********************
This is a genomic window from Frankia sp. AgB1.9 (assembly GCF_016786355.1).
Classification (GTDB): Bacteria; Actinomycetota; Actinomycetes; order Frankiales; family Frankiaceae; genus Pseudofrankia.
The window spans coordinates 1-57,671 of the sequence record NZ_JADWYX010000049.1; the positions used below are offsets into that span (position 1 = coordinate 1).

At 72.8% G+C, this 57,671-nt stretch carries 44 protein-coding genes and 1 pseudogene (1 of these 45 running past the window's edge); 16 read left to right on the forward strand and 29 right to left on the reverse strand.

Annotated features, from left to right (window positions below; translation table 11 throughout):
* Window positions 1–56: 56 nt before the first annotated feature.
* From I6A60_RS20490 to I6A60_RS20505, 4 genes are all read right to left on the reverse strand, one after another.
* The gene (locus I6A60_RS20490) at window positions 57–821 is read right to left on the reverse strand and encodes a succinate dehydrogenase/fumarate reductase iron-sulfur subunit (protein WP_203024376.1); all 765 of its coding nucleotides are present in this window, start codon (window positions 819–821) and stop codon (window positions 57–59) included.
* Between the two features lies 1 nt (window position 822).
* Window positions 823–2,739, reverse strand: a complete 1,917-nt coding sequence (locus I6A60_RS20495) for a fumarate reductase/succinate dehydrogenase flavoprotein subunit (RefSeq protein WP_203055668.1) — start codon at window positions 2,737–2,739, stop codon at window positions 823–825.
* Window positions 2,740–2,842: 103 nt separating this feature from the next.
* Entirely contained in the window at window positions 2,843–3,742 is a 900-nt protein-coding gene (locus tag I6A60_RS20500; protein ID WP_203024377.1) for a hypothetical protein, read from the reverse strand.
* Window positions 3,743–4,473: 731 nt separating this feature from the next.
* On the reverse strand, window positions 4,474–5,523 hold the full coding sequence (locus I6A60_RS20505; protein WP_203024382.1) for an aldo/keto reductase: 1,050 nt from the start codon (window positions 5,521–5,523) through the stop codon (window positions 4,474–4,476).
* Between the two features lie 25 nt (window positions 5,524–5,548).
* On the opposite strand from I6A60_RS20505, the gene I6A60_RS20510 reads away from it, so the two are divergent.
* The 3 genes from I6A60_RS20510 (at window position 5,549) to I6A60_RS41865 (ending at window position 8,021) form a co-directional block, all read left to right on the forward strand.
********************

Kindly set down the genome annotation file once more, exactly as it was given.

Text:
This is a genomic window from Frankia sp. AgB1.9 (assembly GCF_016786355.1).
Classification (GTDB): Bacteria; Actinomycetota; Actinomycetes; order Frankiales; family Frankiaceae; genus Pseudofrankia.
The window spans coordinates 1-57,671 of the sequence record NZ_JADWYX010000049.1; the positions used below are offsets into that span (position 1 = coordinate 1).

At 72.8% G+C, this 57,671-nt stretch carries 44 protein-coding genes and 1 pseudogene (1 of these 45 running past the window's edge); 16 read left to right on the forward strand and 29 right to left on the reverse strand.

Annotated features, from left to right (window positions below; translation table 11 throughout):
* Window positions 1–56: 56 nt before the first annotated feature.
* From I6A60_RS20490 to I6A60_RS20505, 4 genes are all read right to left on the reverse strand, one after another.
* The gene (locus I6A60_RS20490) at window positions 57–821 is read right to left on the reverse strand and encodes a succinate dehydrogenase/fumarate reductase iron-sulfur subunit (protein WP_203024376.1); all 765 of its coding nucleotides are present in this window, start codon (window positions 819–821) and stop codon (window positions 57–59) included.
* Between the two features lies 1 nt (window position 822).
* Window positions 823–2,739, reverse strand: a complete 1,917-nt coding sequence (locus I6A60_RS20495) for a fumarate reductase/succinate dehydrogenase flavoprotein subunit (RefSeq protein WP_203055668.1) — start codon at window positions 2,737–2,739, stop codon at window positions 823–825.
* Window positions 2,740–2,842: 103 nt separating this feature from the next.
* Entirely contained in the window at window positions 2,843–3,742 is a 900-nt protein-coding gene (locus tag I6A60_RS20500; protein ID WP_203024377.1) for a hypothetical protein, read from the reverse strand.
* Window positions 3,743–4,473: 731 nt separating this feature from the next.
* On the reverse strand, window positions 4,474–5,523 hold the full coding sequence (locus I6A60_RS20505; protein WP_203024382.1) for an aldo/keto reductase: 1,050 nt from the start codon (window positions 5,521–5,523) through the stop codon (window positions 4,474–4,476).
* Between the two features lie 25 nt (window positions 5,524–5,548).
* On the opposite strand from I6A60_RS20505, the gene I6A60_RS20510 reads away from it, so the two are divergent.
* The 3 genes from I6A60_RS20510 (at window position 5,549) to I6A60_RS41865 (ending at window position 8,021) form a co-directional block, all read left to right on the forward strand.